Our latest report looks at Community Safety in Wales, report author Nick Selwyn takes a look at the report and tries to unravel the complex web of community safety in Wales.
Community safety is a term we all use regularly and it is often judged a priority – often the top priority – for action by public bodies in Wales. Look at the results of public opinion surveys and you’ll find keeping people safe and tackling crime are often identified by Welsh citizens as their major priorities for public bodies to address.
However, ask someone to either define what it means, set out who is responsible for addressing community safety and how community safety is currently managed and you’ll not get two answers the same.
At its most basic, community safety relates to people’s sense of personal security and their feelings of safety in relation to where they live, work and spend their leisure time. However, because community safety covers so many different aspects of life, it is often hard to define exactly what it is, the services that contribute to delivering it and ultimately, who is responsible for addressing it.
Sifting for an answer
Just think about the range of different public services that contribute to community safety. Firstly there is the Police who have many varied and important roles in keeping us all safe from responding to calls from the public to neighbourhood policing and dealing with traffic incidents. Then there are Fire and Rescue services and health bodies, such as the Welsh Ambulance Service, whose main work is around keeping people safe in their home and dealing with emergencies that threaten life and limb.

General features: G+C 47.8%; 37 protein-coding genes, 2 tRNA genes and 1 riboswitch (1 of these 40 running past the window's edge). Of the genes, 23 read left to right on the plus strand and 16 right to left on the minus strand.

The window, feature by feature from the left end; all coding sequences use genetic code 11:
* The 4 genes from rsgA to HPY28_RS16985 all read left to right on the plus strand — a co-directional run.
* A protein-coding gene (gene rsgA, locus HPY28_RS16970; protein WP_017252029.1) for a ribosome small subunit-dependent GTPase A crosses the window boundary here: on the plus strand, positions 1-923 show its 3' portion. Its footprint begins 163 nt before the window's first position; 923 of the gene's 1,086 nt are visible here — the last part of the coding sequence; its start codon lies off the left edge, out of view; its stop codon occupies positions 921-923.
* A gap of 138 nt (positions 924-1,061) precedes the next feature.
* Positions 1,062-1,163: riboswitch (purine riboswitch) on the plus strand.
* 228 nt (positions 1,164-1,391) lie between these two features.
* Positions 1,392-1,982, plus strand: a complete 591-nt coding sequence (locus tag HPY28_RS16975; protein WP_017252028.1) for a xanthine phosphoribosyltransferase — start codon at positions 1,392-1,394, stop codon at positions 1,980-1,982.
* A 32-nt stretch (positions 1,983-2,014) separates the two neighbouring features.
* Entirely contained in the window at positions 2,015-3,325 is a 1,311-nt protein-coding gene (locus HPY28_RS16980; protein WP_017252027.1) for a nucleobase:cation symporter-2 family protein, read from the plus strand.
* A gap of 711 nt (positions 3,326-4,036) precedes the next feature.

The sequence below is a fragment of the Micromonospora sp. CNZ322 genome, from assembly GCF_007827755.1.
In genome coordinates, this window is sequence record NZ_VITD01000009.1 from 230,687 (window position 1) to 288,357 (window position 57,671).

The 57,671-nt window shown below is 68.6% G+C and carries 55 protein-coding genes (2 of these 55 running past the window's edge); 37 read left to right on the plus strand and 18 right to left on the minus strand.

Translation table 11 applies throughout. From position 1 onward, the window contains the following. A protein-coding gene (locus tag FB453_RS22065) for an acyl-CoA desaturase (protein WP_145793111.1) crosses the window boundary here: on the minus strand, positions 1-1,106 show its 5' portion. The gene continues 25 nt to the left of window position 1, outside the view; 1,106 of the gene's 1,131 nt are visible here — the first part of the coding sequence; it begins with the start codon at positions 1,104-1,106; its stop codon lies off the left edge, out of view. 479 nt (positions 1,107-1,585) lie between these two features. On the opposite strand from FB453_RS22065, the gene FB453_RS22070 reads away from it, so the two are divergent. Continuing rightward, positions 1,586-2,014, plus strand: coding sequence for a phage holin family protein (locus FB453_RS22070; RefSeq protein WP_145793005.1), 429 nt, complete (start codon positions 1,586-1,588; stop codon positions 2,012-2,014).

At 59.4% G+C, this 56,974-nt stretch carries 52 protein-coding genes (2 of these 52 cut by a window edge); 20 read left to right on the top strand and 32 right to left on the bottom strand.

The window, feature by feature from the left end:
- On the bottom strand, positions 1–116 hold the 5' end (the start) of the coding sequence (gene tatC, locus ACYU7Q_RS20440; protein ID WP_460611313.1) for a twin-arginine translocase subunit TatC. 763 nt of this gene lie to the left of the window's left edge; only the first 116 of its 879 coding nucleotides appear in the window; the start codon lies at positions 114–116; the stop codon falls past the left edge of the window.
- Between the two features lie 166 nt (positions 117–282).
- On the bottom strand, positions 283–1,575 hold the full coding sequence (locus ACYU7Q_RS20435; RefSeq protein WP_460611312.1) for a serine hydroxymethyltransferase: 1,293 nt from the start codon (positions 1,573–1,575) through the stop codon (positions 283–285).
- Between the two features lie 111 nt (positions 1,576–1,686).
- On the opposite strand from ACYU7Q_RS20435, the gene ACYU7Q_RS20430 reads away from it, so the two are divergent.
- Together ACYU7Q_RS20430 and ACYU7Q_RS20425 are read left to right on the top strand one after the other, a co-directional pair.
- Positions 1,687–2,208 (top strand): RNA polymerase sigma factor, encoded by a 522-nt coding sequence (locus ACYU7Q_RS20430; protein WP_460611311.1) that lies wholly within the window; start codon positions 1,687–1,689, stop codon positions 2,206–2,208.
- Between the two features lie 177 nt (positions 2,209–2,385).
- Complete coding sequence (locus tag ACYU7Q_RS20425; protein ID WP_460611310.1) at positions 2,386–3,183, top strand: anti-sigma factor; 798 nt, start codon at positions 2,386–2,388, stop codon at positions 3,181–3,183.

And then there are the many services provided by local councils that contribute directly to improving community safety. These include diverse areas such dealing with neighbour nuisance complaints; keeping streets and communal areas clean and free from rubbish and fly tipping; emergency planning teams who coordinate and put in place plans for flooding and heavy snow; licensing officers who help maintain public order and oversee the work of food businesses; and social services and education who do much to safeguard and ensure the well-being of vulnerable members of our society. These are just some of the different services that councils provide that contribute to community safety.
That’s not surprising. It’s as clear as mud!
In 2015-16 we undertook an audit looking at the work of the key national, regional and local bodies with responsibilities for managing community safety in Wales – the Welsh Government, the Home Office Wales team, Police and Crime Commissioners and local councils. Our review, published on October 18th, found that despite the best endeavours of these different bodies to address community safety, the current arrangements are far from perfect.
Policy responsibilities for community safety are split between the UK Government – who is accountable for policing matters – and the Welsh Government who is answerable for the bulk of local authority services in Wales, as well as the Fire and Rescue authorities and Health Boards. The Welsh and UK Governments approach to community safety are however developing in different ways and are not always joined up.